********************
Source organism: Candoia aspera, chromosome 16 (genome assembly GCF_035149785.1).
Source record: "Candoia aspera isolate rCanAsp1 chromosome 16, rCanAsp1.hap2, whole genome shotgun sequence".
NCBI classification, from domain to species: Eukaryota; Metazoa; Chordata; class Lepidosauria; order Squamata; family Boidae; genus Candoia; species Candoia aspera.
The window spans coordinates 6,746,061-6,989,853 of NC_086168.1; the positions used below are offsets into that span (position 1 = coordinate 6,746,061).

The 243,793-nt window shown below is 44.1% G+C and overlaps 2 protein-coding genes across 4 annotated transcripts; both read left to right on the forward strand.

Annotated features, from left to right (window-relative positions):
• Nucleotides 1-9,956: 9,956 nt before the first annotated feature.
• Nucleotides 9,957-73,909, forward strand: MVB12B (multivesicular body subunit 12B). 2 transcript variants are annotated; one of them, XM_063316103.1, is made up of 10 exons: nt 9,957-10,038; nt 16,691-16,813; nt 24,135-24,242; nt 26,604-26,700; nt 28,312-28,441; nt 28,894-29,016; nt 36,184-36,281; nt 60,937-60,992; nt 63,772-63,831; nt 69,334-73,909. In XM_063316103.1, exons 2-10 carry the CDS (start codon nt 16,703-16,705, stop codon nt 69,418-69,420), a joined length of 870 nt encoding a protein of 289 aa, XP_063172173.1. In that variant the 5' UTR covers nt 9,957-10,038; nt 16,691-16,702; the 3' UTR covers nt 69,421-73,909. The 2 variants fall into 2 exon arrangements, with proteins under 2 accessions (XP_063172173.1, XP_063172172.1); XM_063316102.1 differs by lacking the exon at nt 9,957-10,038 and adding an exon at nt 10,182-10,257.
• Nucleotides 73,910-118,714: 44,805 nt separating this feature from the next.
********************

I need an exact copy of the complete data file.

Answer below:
Source organism: Candoia aspera, chromosome 16 (genome assembly GCF_035149785.1).
Source record: "Candoia aspera isolate rCanAsp1 chromosome 16, rCanAsp1.hap2, whole genome shotgun sequence".
NCBI classification, from domain to species: Eukaryota; Metazoa; Chordata; class Lepidosauria; order Squamata; family Boidae; genus Candoia; species Candoia aspera.
The window spans coordinates 6,746,061-6,989,853 of NC_086168.1; the positions used below are offsets into that span (position 1 = coordinate 6,746,061).

The 243,793-nt window shown below is 44.1% G+C and overlaps 2 protein-coding genes across 4 annotated transcripts; both read left to right on the forward strand.

Annotated features, from left to right (window-relative positions):
• Nucleotides 1-9,956: 9,956 nt before the first annotated feature.
• Nucleotides 9,957-73,909, forward strand: MVB12B (multivesicular body subunit 12B). 2 transcript variants are annotated; one of them, XM_063316103.1, is made up of 10 exons: nt 9,957-10,038; nt 16,691-16,813; nt 24,135-24,242; nt 26,604-26,700; nt 28,312-28,441; nt 28,894-29,016; nt 36,184-36,281; nt 60,937-60,992; nt 63,772-63,831; nt 69,334-73,909. In XM_063316103.1, exons 2-10 carry the CDS (start codon nt 16,703-16,705, stop codon nt 69,418-69,420), a joined length of 870 nt encoding a protein of 289 aa, XP_063172173.1. In that variant the 5' UTR covers nt 9,957-10,038; nt 16,691-16,702; the 3' UTR covers nt 69,421-73,909. The 2 variants fall into 2 exon arrangements, with proteins under 2 accessions (XP_063172173.1, XP_063172172.1); XM_063316102.1 differs by lacking the exon at nt 9,957-10,038 and adding an exon at nt 10,182-10,257.
• Nucleotides 73,910-118,714: 44,805 nt separating this feature from the next.